The classic industrial approach with massive porcelain jars (which by their very nature makes sealing the materials inside difficult) is really taking a sledgehammer to crack a nut, as is often the case with old (tried-and-tested" traditional designs - who in their right mind would use a cone wheel when you can have thyristor-controlled DC motors for full torque at 1rpm?
I set out to design my ball mill using basic materials, minimal woodworking skills, and minimal reliance on outside help. Essentially it is just a rotating box (cage) with a lid, inside which is snugly fitted a standard 5-gallon plastic drum. The drum should be about one third filled with flint pebbles between 1" and 1.5" diameter. This will hold 20lbs of dry material with 2 gallons of water. The drum is filled with dry material via a funnel, and the whole thing can be lifted in and out of the cage easily. When milling is finished simply unscrew the lid and pour through a 40s mesh sieve - the pebbles remain inside the drum.
Unless you can weld the bits you will need to get made are two 6"x6" plates with a shaft welded to the centre point of each and dead true. The shafts should be the same diameter as the pulley holes. I found that with a standard 5-gallon drum with a diameter of about 10" I would need two 2.5" and two 12" pulleys; this steps the motor speed down to around 60rpm for the drum which is about right.
The whole machine can be made from an 8'x4' sheet of (ideally) 1" ply - I used shuttering grade rather than best WBP - and several feet of 3"x2" softwood. The first part to make is the cage - which should take the 5-gallon drum as exactly as possible - too loose and it will thump about in use, too tight and it will be difficult to get the drum in and out. I use a recycled screw fitting to keep the lid closed, but any quick-release device would do. The two 6"x6" plate/shafts are bolted to each end ensuring that they are as true as possible ie in line.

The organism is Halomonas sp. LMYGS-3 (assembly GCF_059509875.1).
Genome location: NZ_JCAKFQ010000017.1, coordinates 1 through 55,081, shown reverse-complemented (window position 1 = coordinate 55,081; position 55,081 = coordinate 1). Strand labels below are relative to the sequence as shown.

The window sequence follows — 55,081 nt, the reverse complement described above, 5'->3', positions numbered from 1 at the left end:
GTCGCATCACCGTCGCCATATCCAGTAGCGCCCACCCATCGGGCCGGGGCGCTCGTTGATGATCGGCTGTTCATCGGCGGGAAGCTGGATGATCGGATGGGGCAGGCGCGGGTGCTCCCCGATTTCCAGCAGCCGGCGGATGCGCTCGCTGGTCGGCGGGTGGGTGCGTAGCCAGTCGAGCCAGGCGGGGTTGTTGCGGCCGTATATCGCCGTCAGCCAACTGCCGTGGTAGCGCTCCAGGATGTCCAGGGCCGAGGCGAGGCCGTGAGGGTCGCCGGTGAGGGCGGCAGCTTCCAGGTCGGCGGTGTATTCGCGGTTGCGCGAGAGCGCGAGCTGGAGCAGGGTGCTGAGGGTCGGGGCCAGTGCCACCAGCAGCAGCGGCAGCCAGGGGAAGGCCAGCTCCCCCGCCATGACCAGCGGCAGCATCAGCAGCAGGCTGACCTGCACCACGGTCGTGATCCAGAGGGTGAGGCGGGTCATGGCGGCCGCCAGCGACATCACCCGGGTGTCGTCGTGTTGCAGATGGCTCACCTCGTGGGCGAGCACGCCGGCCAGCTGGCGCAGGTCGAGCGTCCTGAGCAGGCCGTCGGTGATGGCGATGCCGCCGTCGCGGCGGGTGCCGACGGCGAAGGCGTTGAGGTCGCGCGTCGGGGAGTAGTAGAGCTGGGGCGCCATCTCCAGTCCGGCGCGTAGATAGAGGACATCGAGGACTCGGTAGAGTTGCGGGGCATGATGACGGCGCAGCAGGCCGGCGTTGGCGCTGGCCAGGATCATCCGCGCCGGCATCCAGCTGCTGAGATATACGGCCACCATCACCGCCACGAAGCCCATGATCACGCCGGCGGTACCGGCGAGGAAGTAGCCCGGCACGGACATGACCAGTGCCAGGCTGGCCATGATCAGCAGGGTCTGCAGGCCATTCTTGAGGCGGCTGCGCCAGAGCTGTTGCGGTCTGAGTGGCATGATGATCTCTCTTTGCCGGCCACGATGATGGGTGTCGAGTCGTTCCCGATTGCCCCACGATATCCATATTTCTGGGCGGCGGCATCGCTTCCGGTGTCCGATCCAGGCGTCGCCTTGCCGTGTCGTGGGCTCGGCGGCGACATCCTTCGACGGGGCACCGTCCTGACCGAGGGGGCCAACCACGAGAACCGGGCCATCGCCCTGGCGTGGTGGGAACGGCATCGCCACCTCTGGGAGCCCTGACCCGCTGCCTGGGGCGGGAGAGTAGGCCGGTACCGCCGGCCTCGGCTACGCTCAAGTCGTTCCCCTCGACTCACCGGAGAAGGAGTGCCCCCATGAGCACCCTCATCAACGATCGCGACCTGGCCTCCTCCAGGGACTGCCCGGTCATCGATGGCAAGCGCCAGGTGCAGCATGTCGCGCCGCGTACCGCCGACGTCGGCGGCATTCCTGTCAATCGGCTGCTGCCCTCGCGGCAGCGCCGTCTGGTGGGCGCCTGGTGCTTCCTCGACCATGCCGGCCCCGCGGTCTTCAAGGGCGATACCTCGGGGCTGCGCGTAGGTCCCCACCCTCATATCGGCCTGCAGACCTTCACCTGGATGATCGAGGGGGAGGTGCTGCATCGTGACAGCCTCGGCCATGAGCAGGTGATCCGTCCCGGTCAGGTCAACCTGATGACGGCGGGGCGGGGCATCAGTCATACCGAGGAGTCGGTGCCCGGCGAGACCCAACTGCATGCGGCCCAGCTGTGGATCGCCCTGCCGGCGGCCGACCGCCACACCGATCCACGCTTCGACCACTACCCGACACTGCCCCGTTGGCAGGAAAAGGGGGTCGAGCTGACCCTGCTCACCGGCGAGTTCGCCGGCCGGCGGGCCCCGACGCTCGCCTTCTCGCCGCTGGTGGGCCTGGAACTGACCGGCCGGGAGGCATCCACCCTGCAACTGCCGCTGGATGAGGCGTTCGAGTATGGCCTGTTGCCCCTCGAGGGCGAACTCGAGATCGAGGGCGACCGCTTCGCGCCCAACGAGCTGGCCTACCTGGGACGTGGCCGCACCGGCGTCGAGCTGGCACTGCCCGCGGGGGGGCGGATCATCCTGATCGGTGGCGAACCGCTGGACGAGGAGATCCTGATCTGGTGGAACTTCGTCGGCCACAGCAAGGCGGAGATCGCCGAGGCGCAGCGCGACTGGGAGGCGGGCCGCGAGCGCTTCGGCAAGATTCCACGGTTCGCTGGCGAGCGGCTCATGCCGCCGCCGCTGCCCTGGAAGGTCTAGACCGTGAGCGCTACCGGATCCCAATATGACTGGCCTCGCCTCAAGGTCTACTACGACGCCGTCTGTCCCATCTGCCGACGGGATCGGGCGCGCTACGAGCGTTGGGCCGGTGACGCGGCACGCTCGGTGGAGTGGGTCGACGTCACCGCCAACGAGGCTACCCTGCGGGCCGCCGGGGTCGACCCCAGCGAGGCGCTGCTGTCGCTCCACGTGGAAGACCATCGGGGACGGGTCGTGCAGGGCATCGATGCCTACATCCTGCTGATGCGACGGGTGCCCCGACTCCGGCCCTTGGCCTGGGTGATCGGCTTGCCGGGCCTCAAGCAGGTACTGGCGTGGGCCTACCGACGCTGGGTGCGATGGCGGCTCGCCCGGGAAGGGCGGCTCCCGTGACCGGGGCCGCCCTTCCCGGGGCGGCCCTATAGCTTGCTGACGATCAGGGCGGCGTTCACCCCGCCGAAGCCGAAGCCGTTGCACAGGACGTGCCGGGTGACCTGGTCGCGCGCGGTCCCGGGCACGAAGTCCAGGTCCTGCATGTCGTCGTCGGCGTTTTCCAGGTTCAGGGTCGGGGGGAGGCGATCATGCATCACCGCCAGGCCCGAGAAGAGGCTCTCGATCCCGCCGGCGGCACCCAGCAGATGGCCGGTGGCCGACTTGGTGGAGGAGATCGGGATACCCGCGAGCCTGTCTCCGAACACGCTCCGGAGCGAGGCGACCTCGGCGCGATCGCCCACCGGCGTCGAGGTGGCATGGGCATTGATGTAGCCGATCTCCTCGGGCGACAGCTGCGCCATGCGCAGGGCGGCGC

The rest is so simple I feel the picture tells you everything you need to know - it's really just a case of making measurements to suit the parts you are working with and cutting appropriately. I would recommend the belts which are made up of multiple segments for coarse adjustment.
The most extreme use I have made of this machine is a 72-hour session with porcelain clay for David Winkley - apart from the background noise, no problems. I always mill all my glazes for about an hour, mainly to get a really thorough mix rather than reduce particle size substantially.